This week’s episode of The Morning Show, titled “Kill the Fatted Calf,” proves exactly why the dynamic between Bradley Jackson and Laura Peters is so wonderful, and why telling these stories is still important in 2021.
When The Morning Show added Julianna Margulies as lesbian reporter Laura to the show’s second season, I was intrigued. The central storyline of the first season meant that queer representation wasn’t a pressing topic, especially when focusing on the important MeToo story they were telling. Daniel Henderson, a reporter on The Morning Show and host of The Twist, provides great representation as a Black gay man, but he still remained a side character for a majority of the first season; though his role seems to be expanding in season 2, thankfully.
This season, The Morning Show is bringing queer representation and LGBTQ issues front and center, and Laura is only half of the storyline, with the other half going to none other than Bradley Jackson, Reese Witherspoon’s fiery reporter-turned-host.
During episode 3, Bradley and Laura first hit it off during their interview for Laura’s UBA news program as they covered the Iowa caucus. One of the final scenes of the episode featured the two of them sharing a kiss in the back seat of a car, which kicked off the affair that continued into the next installment.
Their interactions during episode 4 started out steamy, with a post-coital scene early on, but during their second scene in the episode, Laura and Bradley fought about Bradley’s sexuality.
This argument, which started when Bradley called herself straight – since that’s how most of the world sees her – ended with her smashing a vase in Laura’s apartment and storming out. The Morning Show brings up two very different points during this fight between the two of them and starts a very nuanced conversation about sexuality in the modern day.
One, which comes from Laura’s point of view, is that the world is a much better place now to be queer than it was even five years ago. Laura tells Bradley that she was fired from YDA for being gay and that she’s angry that the younger woman won’t walk down the path she feels that she paved for her.
This argument is, honestly, very sound. Laura, knowing what it’s like to be ostracized for being different, is able to look at the world now and see that differences present opportunities rather than barriers, and it’s understandable that she’s frustrated by watching someone squander that potential. She even claims that Bradley is only making this hard on herself because she “has it so easy.”
However, despite Laura’s pushy approach to dealing with Bradley’s, as she puts it, repression, it’s important to note that she never gives her an ultimatum. She never says that she has to come out, and never says that it’s a requirement for them to continue their fling. She only becomes truly agitated when Bradley starts to act out, which is a normal response from any human being when confronted with their things being smashed on the ground.
The other point this argument brings up is that Laura, ultimately, is right about Bradley, but pointing out her repression isn’t going to fix it. The truth is, Bradley is the one making it hard on herself, but that’s what internalized homophobia does. Bradley’s hesitance to put a label on her sexuality, let alone tell the world what it is, is proof that, no matter how many external barriers come down, the hardest battles will always be fought within ourselves.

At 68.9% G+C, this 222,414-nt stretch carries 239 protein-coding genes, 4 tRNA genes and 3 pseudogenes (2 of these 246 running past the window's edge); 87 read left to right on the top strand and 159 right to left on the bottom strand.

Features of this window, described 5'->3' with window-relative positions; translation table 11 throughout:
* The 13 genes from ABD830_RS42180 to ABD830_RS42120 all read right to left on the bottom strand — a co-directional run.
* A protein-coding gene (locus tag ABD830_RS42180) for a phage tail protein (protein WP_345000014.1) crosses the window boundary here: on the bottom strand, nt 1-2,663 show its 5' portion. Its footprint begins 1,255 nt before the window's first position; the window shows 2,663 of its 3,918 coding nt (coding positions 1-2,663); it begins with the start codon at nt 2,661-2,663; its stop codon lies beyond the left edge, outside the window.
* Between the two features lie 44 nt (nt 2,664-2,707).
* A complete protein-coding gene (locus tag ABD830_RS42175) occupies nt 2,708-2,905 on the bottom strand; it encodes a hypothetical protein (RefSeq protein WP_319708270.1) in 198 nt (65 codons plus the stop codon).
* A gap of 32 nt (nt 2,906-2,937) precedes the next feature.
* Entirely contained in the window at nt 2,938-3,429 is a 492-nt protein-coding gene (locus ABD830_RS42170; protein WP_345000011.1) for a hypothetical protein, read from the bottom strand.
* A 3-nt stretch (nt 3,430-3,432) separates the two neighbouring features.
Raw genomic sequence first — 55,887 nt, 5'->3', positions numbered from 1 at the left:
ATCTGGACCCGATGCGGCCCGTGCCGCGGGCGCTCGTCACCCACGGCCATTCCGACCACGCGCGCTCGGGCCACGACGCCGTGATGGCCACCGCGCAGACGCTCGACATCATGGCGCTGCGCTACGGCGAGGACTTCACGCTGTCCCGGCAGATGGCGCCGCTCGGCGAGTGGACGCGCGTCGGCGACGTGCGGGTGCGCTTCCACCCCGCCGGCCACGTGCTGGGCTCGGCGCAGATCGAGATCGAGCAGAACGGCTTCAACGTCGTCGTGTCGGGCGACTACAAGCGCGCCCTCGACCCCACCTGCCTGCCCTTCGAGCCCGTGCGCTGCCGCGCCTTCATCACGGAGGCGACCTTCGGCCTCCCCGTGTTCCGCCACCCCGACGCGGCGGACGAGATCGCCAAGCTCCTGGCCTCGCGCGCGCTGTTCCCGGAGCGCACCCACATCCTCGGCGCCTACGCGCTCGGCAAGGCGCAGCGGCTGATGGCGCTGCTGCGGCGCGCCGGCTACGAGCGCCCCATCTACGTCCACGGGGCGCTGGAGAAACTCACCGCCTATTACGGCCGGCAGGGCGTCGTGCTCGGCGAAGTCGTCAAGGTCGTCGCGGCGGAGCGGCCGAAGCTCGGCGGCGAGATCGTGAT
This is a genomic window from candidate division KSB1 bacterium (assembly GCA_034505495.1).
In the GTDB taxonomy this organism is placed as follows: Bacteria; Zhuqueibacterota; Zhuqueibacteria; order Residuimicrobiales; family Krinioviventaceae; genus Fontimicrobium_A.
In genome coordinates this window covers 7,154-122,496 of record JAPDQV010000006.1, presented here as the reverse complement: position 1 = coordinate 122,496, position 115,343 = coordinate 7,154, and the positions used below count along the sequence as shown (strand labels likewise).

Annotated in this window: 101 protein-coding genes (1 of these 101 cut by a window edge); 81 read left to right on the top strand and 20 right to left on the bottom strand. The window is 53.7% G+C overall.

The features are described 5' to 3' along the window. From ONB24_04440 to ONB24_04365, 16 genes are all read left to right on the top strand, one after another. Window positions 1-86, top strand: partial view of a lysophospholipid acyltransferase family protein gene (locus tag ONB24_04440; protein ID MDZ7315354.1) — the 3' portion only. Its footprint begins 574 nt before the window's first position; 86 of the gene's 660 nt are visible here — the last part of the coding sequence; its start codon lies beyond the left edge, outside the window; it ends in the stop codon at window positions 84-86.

Later in the episode, Bradley tries to come out to The Morning Show’s producer, Stella, even if just to get herself the debate moderator position, but she’s unable to. In fact, she says that the other perspective she could offer is actually that of a conservative viewpoint rather than the queer one she couldn’t bring herself to claim. That conservative upbringing, and the assumedly homophobic beliefs imbedded in her as a child, caused her to hate the part of herself that’s queer, and she hasn’t come to terms with it just yet, especially not enough to come out on national television.
Showcasing these two viewpoints is so important, even still today. Some critics might claim that coming out stories are things of the past or that TV and film should commit to telling different queer stories, but that’s only the case if coming out is a thing of the past. Yes, we live in a much more accepting and open world than we did ten or twenty years ago, but violence against queer people still persists, homophobic remarks still get made, and people are still scared of what coming out will do to their lives.
Bradley’s fear is very real, and the persistence of it despite the career advantage it may give her is proof that we’re not beyond the coming out story, at least not yet. There are still people being inundated with homophobic beliefs from the time they’re young, and those feelings don’t just go away.
Showing Bradley deal with this deeply introspective struggle as a woman in her 40s feels so special and authentic. This storyline is able to showcase how deeply personal and internalized one’s journey with their sexuality is, and that there’s no right or wrong time in a person’s life to begin that journey.
While this storyline is just getting started, it’s clear that it’s something to keep an eye on, especially for queer viewers. And, if the end of the episode was indicative of what’s to come, Bradley’s complicated feelings with her sexuality are far from over, but she’s already willing to begin unpacking them. It’ll be interesting to see how the show portrays Laura as she becomes the audience for Bradley’s journey of self-discovery, especially because she’s so far from when she was forced to disclose her own sexuality.
This storyline from The Morning Show is refreshing and offers an interesting take about sexuality in an ever-changing world, and I can’t wait to watch how it unfolds.
For more Morning Show, new episodes premiere Fridays only on AppleTV+.